H.N. Hyndman Justice, January 21 1911
Source: Justice, Jan 21, 1911, p.6;
Transcribed: by Ted Crawford.
There are certain Socialists who imagine that because we are all working for International unity, and admit fully there is no real cause for enmity among the peoples, that, therefore, there is no probability of any further war, and that all armament’s should at once be suspended, regardless of what may be going on all over the world which should give pause to this strange outbreak of sentiment. Unfortunately, Socialists have no direct control in any country: they have, in fact, at present little influence on the policy of those particular countries which are arming with the greatest assiduity. Nobody can deny, for instance, that our party in Germany is by far the strongest Socialist Party in the world. Yet, even in Germany, the Social-Democrats are as yet quite powerless to arrest the enormous expenditure by land and by sea used to back up the traditional Prussian policy of aggression, which, in my opinion, is at the present moment a serious menace to Europe. A serious menace to Europe, and I say this as a Social-Democrat of 30 years’ standing, and before then an advanced Radical from my boyhood onwards.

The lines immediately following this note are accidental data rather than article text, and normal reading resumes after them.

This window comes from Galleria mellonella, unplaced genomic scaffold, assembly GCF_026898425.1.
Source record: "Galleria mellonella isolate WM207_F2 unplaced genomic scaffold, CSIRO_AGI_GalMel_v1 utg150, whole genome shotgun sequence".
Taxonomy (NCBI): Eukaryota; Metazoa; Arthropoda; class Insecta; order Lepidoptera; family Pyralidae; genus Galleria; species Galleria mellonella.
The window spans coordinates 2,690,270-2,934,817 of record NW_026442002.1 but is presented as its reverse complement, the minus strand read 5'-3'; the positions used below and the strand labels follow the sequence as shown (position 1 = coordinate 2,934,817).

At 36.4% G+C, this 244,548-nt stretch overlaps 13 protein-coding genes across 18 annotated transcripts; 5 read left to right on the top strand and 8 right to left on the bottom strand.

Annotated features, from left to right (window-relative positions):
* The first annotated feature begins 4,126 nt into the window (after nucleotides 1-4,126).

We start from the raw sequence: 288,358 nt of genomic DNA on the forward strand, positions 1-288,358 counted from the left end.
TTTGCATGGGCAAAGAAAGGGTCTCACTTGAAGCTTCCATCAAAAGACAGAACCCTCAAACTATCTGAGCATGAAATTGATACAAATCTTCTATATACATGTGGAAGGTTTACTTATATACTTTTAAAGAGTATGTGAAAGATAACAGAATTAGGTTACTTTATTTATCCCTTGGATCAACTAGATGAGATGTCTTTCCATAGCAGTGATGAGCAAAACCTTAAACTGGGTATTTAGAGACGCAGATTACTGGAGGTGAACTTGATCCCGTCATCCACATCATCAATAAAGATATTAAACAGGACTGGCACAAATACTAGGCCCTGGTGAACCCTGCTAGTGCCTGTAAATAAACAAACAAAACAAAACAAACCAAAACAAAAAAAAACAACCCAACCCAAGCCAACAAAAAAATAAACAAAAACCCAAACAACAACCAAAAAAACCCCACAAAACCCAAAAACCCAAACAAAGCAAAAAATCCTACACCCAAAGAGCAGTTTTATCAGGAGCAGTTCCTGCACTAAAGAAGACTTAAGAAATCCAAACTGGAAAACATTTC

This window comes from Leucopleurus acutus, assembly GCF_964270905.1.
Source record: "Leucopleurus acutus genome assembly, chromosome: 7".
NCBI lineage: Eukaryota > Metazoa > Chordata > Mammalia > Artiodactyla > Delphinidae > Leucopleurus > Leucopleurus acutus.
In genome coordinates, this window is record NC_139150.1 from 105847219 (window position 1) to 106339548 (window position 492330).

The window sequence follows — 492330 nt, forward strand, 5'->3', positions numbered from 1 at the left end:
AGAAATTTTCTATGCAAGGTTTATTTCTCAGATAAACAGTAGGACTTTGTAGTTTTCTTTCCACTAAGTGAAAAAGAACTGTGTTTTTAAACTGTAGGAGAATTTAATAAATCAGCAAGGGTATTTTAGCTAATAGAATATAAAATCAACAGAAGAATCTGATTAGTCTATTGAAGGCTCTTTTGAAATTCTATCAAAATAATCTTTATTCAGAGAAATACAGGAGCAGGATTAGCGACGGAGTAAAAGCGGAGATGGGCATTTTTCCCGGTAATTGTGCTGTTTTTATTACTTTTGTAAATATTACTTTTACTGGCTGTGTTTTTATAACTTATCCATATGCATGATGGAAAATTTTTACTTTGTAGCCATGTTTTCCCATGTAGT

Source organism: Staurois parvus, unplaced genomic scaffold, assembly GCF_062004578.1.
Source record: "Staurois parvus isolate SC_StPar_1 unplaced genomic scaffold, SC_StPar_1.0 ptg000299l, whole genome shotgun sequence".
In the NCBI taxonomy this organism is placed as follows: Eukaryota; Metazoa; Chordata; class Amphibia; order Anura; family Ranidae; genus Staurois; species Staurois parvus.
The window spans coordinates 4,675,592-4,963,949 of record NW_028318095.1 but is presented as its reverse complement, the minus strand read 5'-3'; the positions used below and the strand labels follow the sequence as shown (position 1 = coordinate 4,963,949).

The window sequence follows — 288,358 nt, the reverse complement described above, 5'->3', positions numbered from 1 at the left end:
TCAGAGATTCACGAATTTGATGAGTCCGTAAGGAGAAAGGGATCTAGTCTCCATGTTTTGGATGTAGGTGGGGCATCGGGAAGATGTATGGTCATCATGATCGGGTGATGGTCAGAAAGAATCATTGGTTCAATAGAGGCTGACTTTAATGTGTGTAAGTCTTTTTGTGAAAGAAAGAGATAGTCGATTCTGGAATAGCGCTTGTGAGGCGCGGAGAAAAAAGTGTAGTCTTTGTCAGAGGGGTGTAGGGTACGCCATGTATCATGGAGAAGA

What I cannot understand is how Radicals, who very properly object to schemes of aggression on the part of Great Britain, of Russia, of France, of America, of Japan, are absolutely indifferent to the dangerous action of Germany in Europe and elsewhere. They seem to have forgotten the history of Prussia altogether. They pay no attention to the fact that the Poles in Prussian Poland are still worse off than they are under Russian rule, and far behind their compatriots in Austria; they are indifferent to the treatment of the inhabitants of Schleswig-Holstein; they care not at all about the suppression of popular rights in Alsace-Lorraine, and make no comment on the farce of a “Constitution” which is being thrust contemptuously upon those two provinces; they deliberately maintain a conspiracy of silence about the threatening attitude of Germany towards Holland; they are equally indifferent to the highhanded proceedings of that country in China; they consider the Bagdad Railway as purely a commercial venture; they carefully pass by the hectoring arrogance with which she is treating Switzerland in the matter of the St. Gothard Railway; and if anybody dares to hint that the enormous increase. of the German navy, built up by borrowed money in a time of profound peace, is directed against this country in order to obtain for Prussian policy a free hand in working towards the dominance of Europe by direct menace in the North Sea – that man, no matter how completely his previous career may falsify such preposterous misrepresentation, is denounced as a Chauvinist and a fire eater. I myself have been most bitterly attacked on this issue, and if I were to collect all the imputations and epithets piled up upon me by people whom I supposed to be my friends I think they themselves would be a little astonished at the sort of language they have permitted themselves to use about me.